Obviously, the more thorough your policies are, the safer you, your partners, and your customers will be. But you have to start somewhere. If you’ve been taking your chances and hoping for the best, the first thing you need to do is examine your risks in detail. To continue with our data breach example, here are some things you should consider:
Do you accept online payments and/or in-store credit card purchases?
There are strict standards for how payment information is procured, processed, and stored. These standards are a collaborative effort between credit card brands and the PCI-DSS (Payment Card Industry Data Security Standards) Council. The Council has some great resources specifically designed for small businesses.
Where do you operate?
While the PCI Council sets global standards, standards aren’t the same as laws. Laws vary from state to state. And when you operate across national borders, that adds several additional layers of complexity. You could be compliant with one nation’s laws while being in violation of the laws of several other countries.
And that’s just for processing payments. Each country also has its own laws for things like accessibility, ownership, encryption, notification, cookies, etc. Professional legal advice may be necessary to help you navigate these treacherous waters.
How secure are you today?
Knowing where you are today gives you the baseline for what still needs to be done. That includes asking questions like:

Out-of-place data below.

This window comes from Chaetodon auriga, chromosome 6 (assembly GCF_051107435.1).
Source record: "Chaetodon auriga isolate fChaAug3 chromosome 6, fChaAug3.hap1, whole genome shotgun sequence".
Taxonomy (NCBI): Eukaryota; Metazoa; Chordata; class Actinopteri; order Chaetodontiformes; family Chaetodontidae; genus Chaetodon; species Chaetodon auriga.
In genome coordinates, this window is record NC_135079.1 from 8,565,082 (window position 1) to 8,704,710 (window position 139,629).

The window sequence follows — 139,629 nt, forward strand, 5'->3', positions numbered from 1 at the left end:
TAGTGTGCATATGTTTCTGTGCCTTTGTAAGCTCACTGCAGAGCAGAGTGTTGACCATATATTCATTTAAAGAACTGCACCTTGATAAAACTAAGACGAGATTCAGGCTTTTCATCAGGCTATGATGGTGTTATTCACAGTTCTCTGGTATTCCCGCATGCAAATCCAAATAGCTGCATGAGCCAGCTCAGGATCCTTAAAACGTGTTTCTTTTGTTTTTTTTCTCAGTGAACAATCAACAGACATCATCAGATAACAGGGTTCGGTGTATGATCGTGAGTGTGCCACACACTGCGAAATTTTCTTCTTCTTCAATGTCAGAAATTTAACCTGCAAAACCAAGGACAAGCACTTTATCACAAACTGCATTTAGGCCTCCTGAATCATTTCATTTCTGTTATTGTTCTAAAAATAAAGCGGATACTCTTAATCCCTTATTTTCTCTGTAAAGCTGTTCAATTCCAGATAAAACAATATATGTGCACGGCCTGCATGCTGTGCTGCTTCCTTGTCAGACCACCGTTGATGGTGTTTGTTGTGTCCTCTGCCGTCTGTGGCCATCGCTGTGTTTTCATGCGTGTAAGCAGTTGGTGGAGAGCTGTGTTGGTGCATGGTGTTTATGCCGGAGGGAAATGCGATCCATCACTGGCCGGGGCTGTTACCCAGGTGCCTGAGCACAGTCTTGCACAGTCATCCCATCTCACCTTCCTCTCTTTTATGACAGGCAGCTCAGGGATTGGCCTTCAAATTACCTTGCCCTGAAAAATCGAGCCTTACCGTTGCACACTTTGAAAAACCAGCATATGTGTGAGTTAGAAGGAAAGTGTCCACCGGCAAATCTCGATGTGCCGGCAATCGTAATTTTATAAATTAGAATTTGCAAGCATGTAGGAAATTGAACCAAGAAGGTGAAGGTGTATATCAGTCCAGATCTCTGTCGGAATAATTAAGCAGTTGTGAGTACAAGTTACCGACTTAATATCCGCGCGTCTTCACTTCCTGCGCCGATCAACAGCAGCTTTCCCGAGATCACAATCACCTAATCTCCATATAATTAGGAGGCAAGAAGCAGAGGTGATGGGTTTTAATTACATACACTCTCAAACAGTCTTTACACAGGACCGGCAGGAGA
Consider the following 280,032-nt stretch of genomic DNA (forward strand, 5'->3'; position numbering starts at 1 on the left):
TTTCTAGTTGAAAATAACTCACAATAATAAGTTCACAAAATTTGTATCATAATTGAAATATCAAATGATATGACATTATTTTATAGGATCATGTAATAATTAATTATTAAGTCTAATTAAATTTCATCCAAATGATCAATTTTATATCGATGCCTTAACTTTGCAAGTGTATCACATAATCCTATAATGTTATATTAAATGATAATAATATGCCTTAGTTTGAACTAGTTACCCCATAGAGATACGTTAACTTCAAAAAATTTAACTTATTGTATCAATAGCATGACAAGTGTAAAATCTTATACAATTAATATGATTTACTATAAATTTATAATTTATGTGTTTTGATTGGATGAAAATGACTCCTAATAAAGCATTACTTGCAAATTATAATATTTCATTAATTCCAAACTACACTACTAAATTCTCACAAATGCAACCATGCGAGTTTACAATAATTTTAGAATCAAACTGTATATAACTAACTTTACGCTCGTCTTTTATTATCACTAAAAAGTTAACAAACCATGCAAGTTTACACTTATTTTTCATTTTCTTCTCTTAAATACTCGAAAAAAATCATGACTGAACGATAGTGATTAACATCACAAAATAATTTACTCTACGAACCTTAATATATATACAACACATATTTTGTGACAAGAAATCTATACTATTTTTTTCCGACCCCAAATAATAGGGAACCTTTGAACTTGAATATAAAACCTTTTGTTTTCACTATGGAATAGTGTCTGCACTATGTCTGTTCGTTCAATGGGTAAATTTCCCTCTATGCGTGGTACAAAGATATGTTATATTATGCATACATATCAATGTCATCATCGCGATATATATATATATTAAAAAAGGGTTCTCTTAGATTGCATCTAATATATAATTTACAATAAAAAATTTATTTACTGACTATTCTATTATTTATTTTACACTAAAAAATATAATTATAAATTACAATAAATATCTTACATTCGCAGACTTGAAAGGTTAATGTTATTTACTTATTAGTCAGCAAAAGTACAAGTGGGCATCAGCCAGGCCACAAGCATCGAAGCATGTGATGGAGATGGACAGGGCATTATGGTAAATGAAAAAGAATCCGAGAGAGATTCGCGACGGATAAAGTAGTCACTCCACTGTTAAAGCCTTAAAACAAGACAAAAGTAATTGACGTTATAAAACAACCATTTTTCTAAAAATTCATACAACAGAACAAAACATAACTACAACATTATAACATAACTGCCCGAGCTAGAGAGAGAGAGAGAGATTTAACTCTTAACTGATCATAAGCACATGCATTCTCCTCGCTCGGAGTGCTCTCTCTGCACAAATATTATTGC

- What security protocols are in place to prevent data breaches?
- How many attacks have those protocols prevented? What kind of attacks were they?
- How are breaches detected?
- How are they stopped, and how long does it typically take?
What will you do if when there’s a breach?
The severity and damage can vary, but some kind of breach is inevitable. When that happens, you won’t have time to figure out what to do. You need an action plan that can be implemented immediately, covering everything from how you stop an attack to how you notify customers whose information may have been compromised.
A digital policy that winds up as a random PDF file on your intranet or shared drive doesn’t accomplish anything. A true digital policy is actionable and sustainable. That means asking yourself questions like:
- Which jobs or job functions are affected by this policy?
- What changes need to be made so that the people in those jobs can apply the policies in their day-to-day business processes?
- How will you communicate the new policies, and where will they be kept?
- Who will monitor compliance, and how will that be done?
- How will you maintain the policy’s relevance by staying in touch with new laws, trends, breaches, etc.?
It also means taking the answers to these questions and making them actionable for the organization by educating and mentoring those who must adopt the policies.
Let me emphasize that I’m not describing an ideal approach to digital integrity. On the contrary, what I’ve described is a very basic, nuts-and-bolts approach, because data breaches are just a single example among a long list of online issues that you ought to consider. However, you have to start somewhere. These are some of the most critical issues that every business, no matter how small, needs to think about. Hopefully, this will be a resource to help you get started in your planning for a data breach.